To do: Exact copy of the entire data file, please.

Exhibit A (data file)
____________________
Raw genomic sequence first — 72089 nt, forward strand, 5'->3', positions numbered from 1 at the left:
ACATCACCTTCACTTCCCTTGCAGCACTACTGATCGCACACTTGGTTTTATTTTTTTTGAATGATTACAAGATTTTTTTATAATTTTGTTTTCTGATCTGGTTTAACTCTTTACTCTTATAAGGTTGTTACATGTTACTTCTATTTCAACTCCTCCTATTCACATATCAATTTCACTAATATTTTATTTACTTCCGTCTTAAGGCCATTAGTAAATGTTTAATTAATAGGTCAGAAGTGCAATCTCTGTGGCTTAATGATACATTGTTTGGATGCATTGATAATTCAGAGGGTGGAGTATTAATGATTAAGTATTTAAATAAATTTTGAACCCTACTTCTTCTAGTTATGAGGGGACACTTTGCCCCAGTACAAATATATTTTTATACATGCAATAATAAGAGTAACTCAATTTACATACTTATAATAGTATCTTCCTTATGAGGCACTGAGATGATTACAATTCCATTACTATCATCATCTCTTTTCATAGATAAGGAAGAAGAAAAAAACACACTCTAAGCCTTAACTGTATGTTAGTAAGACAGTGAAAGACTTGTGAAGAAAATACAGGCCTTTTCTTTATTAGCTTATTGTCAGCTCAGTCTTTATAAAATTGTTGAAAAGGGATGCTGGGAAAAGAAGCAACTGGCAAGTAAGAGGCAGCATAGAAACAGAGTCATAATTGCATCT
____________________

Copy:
Raw genomic sequence first — 72089 nt, forward strand, 5'->3', positions numbered from 1 at the left:
ACATCACCTTCACTTCCCTTGCAGCACTACTGATCGCACACTTGGTTTTATTTTTTTTGAATGATTACAAGATTTTTTTATAATTTTGTTTTCTGATCTGGTTTAACTCTTTACTCTTATAAGGTTGTTACATGTTACTTCTATTTCAACTCCTCCTATTCACATATCAATTTCACTAATATTTTATTTACTTCCGTCTTAAGGCCATTAGTAAATGTTTAATTAATAGGTCAGAAGTGCAATCTCTGTGGCTTAATGATACATTGTTTGGATGCATTGATAATTCAGAGGGTGGAGTATTAATGATTAAGTATTTAAATAAATTTTGAACCCTACTTCTTCTAGTTATGAGGGGACACTTTGCCCCAGTACAAATATATTTTTATACATGCAATAATAAGAGTAACTCAATTTACATACTTATAATAGTATCTTCCTTATGAGGCACTGAGATGATTACAATTCCATTACTATCATCATCTCTTTTCATAGATAAGGAAGAAGAAAAAAACACACTCTAAGCCTTAACTGTATGTTAGTAAGACAGTGAAAGACTTGTGAAGAAAATACAGGCCTTTTCTTTATTAGCTTATTGTCAGCTCAGTCTTTATAAAATTGTTGAAAAGGGATGCTGGGAAAAGAAGCAACTGGCAAGTAAGAGGCAGCATAGAAACAGAGTCATAATTGCATCT